HISD Superintendent Richard A. Carranza Hired Just in Time for Start of School

Richard Carranza makes his first appearance as HISD superintendent
Richard Carranza makes his first appearance as HISD superintendent
Lisandro Sanchez

Richard Carranza, introduced to the community as the new superintendent of the Houston ISD Thursday night made several indelible impressions: he's not very tall, he speaks equally well in both Spanish and English and the man can really sing. We know the last part because he did just that in the tail end of a press conference, accompanied by high school mariachi players. 

Thursday, after a 21­-day waiting period, trustees of the Houston ISD made it official, unanimously hiring Carranza, a bilingual public school superintendent from San Francisco as their next superintendent just in time for the start of school next Monday. He'll still be shuttling back and forth between here and San Francisco for a while, but he pledged to spend the first day of school here and said after Labor Day he'll be here full time. 

Describing himself as "the son of a hair dresser and a sheet metal worker," Carranza said he and his brother entered elementary school not speaking English because his parents wanted them to retain their heritage "and they trusted the public schools would teach us English." He said the only way he was able to get to where he is today is because of the public education system. 

On July 26, board members had named Carranza their sole finalist to replace former Houston ISD
superintendent Terry Grier. They'll be paying Carranza $345,000 a year on a three-year contract with a provision to extend that. He and the board will still have to work out any performance pay, which won't start till the 2017-18 school year. 

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Trustees took turns extolling Carranza's virtues — mainly his ability to work with diverse student populations — and all was mostly first day honeymoon verbiage til it was trustee Jolanda Jones's turn to talk. Saying that she was confident that Carranza will address the achievement gap for African Americans, she went on to express her concerns about the percentage of African-American students in HISD who've been subject to suspensions and expulsions at a rate much higher than their percentage of the student population as a whole. 

Jones has been an outspoken critic of Carranza's predecessor Grier and didn't miss the opportunity to bring the last superintendent up again. Grier, she said, had been allowed to bring in "cronies" from outside the district and she seemed to indicate that anyone Carranza brings in from outside HISD will be vetted by the school board before that person could be hired.  "I'm pleased that you're going to put the people you want to hire before us and we can have discussions about that," she said. 

Swinging easily back and forth between questions from the Spanish- and English-language media, Carranza talked about "supporting our teachers in the classroom" and how to ensure equity of opportunity for all students. He said he and the board, who've started referring to each other as a "board of 10" were united in their No. 1 goal: student success. He readily conceded that the district he's coming from is much smaller than Houston, but didn't seem at all fazed by the chance to operate on a larger scale.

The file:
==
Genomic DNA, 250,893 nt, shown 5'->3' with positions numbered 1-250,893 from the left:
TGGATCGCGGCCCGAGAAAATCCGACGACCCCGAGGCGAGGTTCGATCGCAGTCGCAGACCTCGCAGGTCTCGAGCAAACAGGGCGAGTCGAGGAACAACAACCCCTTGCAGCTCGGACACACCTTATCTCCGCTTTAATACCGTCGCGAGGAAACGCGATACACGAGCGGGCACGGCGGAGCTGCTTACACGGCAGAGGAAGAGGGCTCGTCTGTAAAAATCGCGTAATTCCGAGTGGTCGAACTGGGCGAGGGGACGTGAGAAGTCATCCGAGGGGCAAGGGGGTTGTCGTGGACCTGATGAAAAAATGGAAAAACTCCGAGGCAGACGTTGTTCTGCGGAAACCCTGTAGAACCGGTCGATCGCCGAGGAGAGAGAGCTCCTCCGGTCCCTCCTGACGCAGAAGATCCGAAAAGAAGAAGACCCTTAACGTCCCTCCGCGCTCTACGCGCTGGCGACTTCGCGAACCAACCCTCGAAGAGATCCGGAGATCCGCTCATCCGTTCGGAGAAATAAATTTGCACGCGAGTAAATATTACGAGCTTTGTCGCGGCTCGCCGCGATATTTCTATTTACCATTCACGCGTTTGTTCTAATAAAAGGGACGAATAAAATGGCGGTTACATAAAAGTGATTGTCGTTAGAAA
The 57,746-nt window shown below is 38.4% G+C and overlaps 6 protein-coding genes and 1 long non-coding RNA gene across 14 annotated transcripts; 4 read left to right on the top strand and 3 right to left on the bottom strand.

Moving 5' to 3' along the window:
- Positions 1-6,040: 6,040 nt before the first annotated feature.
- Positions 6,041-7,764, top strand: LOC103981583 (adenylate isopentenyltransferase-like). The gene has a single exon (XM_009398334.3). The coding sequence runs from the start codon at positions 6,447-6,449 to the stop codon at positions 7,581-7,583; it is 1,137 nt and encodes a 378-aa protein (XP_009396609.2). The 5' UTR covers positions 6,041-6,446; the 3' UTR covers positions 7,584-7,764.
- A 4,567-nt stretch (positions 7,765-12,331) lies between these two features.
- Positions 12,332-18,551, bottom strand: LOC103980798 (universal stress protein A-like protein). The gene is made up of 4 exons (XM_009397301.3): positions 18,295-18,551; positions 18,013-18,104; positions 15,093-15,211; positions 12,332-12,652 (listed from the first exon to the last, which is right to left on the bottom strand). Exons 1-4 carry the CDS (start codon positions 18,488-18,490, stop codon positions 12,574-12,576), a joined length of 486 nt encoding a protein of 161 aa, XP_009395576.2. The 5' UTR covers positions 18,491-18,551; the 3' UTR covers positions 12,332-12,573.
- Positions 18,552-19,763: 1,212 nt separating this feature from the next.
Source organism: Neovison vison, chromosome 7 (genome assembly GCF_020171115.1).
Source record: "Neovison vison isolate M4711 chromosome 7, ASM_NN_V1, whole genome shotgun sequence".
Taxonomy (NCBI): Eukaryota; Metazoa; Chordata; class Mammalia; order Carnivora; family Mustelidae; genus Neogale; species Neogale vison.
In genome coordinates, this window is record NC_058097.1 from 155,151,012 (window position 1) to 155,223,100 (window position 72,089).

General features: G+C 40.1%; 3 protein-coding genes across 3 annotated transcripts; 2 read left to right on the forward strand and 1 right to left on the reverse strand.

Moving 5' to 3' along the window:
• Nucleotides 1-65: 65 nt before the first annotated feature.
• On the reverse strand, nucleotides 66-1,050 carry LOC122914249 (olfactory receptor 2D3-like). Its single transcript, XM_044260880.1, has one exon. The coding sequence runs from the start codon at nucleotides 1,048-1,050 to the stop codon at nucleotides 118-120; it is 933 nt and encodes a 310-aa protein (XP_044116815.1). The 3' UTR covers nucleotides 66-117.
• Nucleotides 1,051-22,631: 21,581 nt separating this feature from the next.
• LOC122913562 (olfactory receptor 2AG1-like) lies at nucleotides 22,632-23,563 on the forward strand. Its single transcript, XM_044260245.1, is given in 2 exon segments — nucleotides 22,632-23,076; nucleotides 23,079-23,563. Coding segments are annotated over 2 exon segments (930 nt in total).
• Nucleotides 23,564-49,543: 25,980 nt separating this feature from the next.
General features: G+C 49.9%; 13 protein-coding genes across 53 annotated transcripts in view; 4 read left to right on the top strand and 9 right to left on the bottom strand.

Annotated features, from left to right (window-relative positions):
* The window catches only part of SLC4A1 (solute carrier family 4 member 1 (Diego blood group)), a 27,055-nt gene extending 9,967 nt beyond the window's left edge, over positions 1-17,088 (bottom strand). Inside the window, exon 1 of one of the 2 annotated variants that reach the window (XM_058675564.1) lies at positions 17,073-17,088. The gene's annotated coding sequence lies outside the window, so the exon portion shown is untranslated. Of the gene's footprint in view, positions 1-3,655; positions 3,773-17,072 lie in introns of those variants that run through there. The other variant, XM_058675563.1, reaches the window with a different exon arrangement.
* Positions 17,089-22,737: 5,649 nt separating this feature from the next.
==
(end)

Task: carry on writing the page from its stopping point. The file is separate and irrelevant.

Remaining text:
"I'm incredibly honored to be in Houston. I want to be in Houston. And I'm proud to be a Houstonian," he said.  "I'm a teacher. I was a decade in the classroom. I know what it's like to do a lesson plan and have it go south the first two minutes you walk into the classroom. I know what that's like. School district work is very much like that lesson plan. You have to be prepared; you have to anticipate. "

Sitting in the audience, former school board member Juliet Stipeche, now the Education Liaison for Mayor Sylvester Turner, was singled out by School Board President Manuel Gonzalez . Carranza spoke about how he hopes to build a network between the school district and the city.

"It's how we think about creating pathways. How we think about creating systems and structures to ensure that students don't fall through the cracks. How do we work with our city and our city officials and our elected officials to create a web of services that's intertwined, that's collective, that's a collective impact so that when a student comes to school and that student is homeless we don't expect the teacher or the principal to find that student housing but we have a city agency that can probably connect them to services," Carranza said.

In San Francisco, Carranza was recognized for his efforts to emphasize bilingual education and was a proven money raiser from private donors — something that should come in handy with the money woes the district is facing. In fact, when asked what he thought was the most serious issue facing the district, Carranza said "the recapture," which is the $162 million the state wants the district to return to it after declaring HISD a property rich district despite its high percentage of students on free- and reduced-price lunches. 

Named to the superintendency of the San Francisco Unified School District in 2012, Carranza was up for consideration for the top job in the Los Angeles school district but withdrew his name from consideration in January. At that time, he said he was really happy in the work he was doing in San Francisco.

Before coming to San Francisco, Carranza was a regional superintendent and principal in Las Vegas, and a high school principal in Tucson. Prior to that, he taught bilingual social studies and music. A graduate of the University of Arizona with a bachelor's degree in Secondary Education. He earned a master's in Educational Leadership from Northern Arizona University.

The new superintendent's accompanying band.
The new superintendent's accompanying band.
Lisandro Sanchez

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